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STEEL INDUSTRY, UMTRI TEAM UP TO EXPLORE TRAFFIC SAFETY ISSUES

 DETROIT, March 1 /PRNewswire/ -- American Iron and Steel Institute (AISI) and The University of Michigan Transportation Research Institute (UMTRI) have teamed up to explore critical traffic safety issues confronting the country, it was reported today to media attending the SAE International Congress & Exposition at Cobo Center.
 This in-depth look at present and emerging safety issues is the outgrowth of the Critical Issues of the 1990s forum, sponsored by AISI at the 1991 SAE Exposition.
 UMTRI Director Dr. Patricia Waller and Dr. Barbara C. Richardson, a consultant to AISI who is coordinating the safety study, presented an overview of two symposia held last year -- in Port Huron, Mich., and Annapolis, Md. -- which launched the safety project.
 The original AISI forum on critical issues in 1991 presented the views of 60 leading government and automotive authorities, respected members of academia, and experts from manufacturing, design, and consumer fields on subjects predicted as critical to the future of the world's automotive community.
 As a result of the positive outcome of that event, AISI and UMTRI joined in forming a task force to develop participation on a Critical Issues Panel on Traffic Safety for the spring of 1992. Once impaneled, the experts focused on clarifying safety issues for possible regulation and placed responsibilities on the participants to see that something "positive happens."
 "During our first symposium in June 1992, we developed a traffic safety forecast for the year 2010," said Darryl C. Martin, director of the Automotive Applications Committee for AISI. "It speculated on what the world of traffic safety would look like in 20 years if we continue to do things the way we have in the past."
 The broad scope and depth of material generated from that symposium led to a second symposium focusing on more specific short- and long-term motor vehicle safety issues in terms of the driver, the vehicle, the physical environment, and the socio-political environment, plus those who have a responsibility in improving safety: the government, industry, academia, the medical community, user groups, and the users themselves.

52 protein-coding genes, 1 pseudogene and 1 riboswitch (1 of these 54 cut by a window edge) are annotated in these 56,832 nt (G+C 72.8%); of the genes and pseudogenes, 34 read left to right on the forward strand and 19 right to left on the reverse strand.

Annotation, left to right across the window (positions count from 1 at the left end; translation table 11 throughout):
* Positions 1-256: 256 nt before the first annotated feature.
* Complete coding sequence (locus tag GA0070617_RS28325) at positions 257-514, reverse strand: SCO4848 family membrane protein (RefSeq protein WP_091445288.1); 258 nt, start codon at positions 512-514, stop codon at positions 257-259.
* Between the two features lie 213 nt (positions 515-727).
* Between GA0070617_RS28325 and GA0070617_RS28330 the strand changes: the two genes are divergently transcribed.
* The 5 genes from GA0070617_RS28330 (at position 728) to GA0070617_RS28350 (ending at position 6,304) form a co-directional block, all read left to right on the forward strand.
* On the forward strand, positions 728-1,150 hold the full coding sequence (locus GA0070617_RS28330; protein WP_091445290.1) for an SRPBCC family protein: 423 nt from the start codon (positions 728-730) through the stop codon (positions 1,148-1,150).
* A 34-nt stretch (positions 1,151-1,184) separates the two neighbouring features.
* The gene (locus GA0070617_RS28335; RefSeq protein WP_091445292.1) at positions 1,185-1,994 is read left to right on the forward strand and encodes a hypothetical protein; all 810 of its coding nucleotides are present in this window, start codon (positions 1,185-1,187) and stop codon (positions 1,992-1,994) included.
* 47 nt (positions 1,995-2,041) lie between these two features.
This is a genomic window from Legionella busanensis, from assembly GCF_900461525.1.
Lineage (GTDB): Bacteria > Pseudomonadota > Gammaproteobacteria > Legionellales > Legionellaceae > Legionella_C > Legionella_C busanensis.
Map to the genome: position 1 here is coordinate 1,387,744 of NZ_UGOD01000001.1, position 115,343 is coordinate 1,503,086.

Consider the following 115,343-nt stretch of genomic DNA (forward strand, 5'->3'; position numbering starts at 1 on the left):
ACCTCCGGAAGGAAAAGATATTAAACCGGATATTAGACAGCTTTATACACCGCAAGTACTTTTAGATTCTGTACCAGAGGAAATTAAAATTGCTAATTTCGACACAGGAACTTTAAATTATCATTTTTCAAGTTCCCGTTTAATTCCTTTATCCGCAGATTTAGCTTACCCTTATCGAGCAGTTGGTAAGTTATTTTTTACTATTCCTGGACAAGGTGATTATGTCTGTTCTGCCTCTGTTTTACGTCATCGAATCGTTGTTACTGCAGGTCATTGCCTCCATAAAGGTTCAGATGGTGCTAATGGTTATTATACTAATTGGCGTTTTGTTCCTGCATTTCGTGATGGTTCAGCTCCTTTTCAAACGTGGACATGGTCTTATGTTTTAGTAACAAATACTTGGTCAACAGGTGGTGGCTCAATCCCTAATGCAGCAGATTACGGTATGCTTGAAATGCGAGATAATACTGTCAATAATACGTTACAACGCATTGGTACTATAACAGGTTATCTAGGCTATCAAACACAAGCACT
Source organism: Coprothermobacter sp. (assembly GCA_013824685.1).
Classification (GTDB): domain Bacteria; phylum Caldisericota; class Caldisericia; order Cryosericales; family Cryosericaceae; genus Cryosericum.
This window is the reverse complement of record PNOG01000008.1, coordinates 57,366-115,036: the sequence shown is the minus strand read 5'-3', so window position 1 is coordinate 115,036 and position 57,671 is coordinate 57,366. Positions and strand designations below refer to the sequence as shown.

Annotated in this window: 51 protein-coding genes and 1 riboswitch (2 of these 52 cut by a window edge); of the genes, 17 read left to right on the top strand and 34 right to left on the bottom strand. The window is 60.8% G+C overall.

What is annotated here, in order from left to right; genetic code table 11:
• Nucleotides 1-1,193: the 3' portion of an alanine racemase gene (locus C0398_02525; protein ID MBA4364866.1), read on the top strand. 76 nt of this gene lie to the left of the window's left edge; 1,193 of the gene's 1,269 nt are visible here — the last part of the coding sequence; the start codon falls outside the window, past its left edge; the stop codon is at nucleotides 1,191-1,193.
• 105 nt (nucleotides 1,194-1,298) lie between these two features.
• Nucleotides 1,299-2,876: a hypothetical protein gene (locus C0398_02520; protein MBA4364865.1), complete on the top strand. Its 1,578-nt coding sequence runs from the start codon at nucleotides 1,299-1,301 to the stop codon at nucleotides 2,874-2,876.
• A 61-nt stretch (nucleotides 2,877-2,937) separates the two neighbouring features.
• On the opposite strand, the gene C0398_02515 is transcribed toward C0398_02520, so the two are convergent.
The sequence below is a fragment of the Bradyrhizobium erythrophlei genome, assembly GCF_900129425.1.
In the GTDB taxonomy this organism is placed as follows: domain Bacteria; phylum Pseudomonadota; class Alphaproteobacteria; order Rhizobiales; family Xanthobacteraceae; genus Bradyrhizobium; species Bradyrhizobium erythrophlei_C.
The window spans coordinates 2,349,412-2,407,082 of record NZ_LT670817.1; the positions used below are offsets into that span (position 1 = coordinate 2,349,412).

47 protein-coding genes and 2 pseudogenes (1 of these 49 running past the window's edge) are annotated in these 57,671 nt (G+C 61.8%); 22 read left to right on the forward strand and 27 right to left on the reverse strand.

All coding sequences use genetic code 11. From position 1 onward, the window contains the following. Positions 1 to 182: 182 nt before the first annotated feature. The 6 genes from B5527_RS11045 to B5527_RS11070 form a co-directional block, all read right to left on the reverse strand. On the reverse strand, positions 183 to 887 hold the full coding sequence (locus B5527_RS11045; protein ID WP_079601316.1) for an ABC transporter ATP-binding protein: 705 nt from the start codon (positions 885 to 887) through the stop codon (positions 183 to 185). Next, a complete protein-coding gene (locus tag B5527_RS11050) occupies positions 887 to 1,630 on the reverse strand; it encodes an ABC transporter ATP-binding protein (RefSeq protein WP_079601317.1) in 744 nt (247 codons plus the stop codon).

In addition to AISI and UMTRI, other organizations and corporations represented at the symposia include Chrysler, Ford and General Motors, National Highway Traffic Safety Administration, Federal Highway Administration, Stanford University, Oak Ridge National Laboratory, Highway Users' Federation, AAA Foundation for Traffic Safety, and American Trucking Association.
 Among the many issues debated were: safety in the entire transportation system; vehicles and infrastructure that allow minimum damage when a crash occurs, and compatibility of human, vehicle and environmental elements.
 "As the exploratory process evolved, it became evident to all of us that the efficiency of consortia for further inter- and intra-industry cooperation had developed, and that multi-partite interactions among government, industry, and academia on behalf of the consumer was a favorable goal," said Dr. Waller.
 The symposia, in a larger sense, served as a societal platform for working toward improved highway design, resolving conflicts, and undertaking positive initiatives beneficial to the entire traffic safety community.
 Two prominent safety symposia issues, "conspicuity of pedestrians" and "coordinated vehicle and highway design," have been designated as major projects initiated to continue the dialog. "They address the need for and the benefits and challenges of working together to effect change in the way we address traffic safety issues," added Dr. Richardson.
 From this beginning, through a critique of issues, their implications, potential actions, and the roles and responsibilities of involved parties, more issues will be dealt with to improve:
 -- driver behavior;
 -- vehicle characteristics;
 -- socio-political-economic environment;
 -- integration of traffic safety components; and
 -- interaction of those responsible for traffic safety.
 Dr. Richardson said the primary criterion for project selection was that they could demonstrate that inter-organizational efforts could produce useful results.
 -0- 3/1/93
 /CONTACT: Jim O'Toole of PR Associates, Inc., 313-963-3396, for American Iron and Steel Institute/


CO: American Iron and Steel Institute;
 The University of Michigan Transportation Research Institute ST: Michigan IN: AUT TRN MNG SU: JVN


JG -- DE043 -- 1672 03/01/93 18:14 EST
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Date:Mar 1, 1993
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